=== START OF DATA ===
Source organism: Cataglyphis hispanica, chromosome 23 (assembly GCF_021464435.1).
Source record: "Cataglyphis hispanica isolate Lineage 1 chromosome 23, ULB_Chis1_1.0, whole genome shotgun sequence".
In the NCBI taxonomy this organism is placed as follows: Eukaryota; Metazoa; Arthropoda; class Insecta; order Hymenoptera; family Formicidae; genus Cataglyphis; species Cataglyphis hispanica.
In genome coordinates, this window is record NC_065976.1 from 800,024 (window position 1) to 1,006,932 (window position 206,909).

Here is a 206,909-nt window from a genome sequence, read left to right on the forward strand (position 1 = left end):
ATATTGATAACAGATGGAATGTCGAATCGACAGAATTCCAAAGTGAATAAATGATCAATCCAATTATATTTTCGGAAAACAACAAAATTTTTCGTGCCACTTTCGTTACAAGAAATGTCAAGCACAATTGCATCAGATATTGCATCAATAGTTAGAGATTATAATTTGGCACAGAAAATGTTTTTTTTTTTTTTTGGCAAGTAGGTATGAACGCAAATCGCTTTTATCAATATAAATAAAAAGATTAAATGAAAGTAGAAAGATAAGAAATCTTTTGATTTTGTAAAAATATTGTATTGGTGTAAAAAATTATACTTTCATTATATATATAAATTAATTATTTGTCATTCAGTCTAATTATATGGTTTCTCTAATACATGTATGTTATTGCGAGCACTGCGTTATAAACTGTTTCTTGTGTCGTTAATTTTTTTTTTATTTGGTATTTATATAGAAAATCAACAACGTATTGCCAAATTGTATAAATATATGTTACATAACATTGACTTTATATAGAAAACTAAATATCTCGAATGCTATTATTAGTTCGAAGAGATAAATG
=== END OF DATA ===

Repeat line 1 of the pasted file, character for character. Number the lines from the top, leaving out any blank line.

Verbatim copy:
Source organism: Cataglyphis hispanica, chromosome 23 (assembly GCF_021464435.1).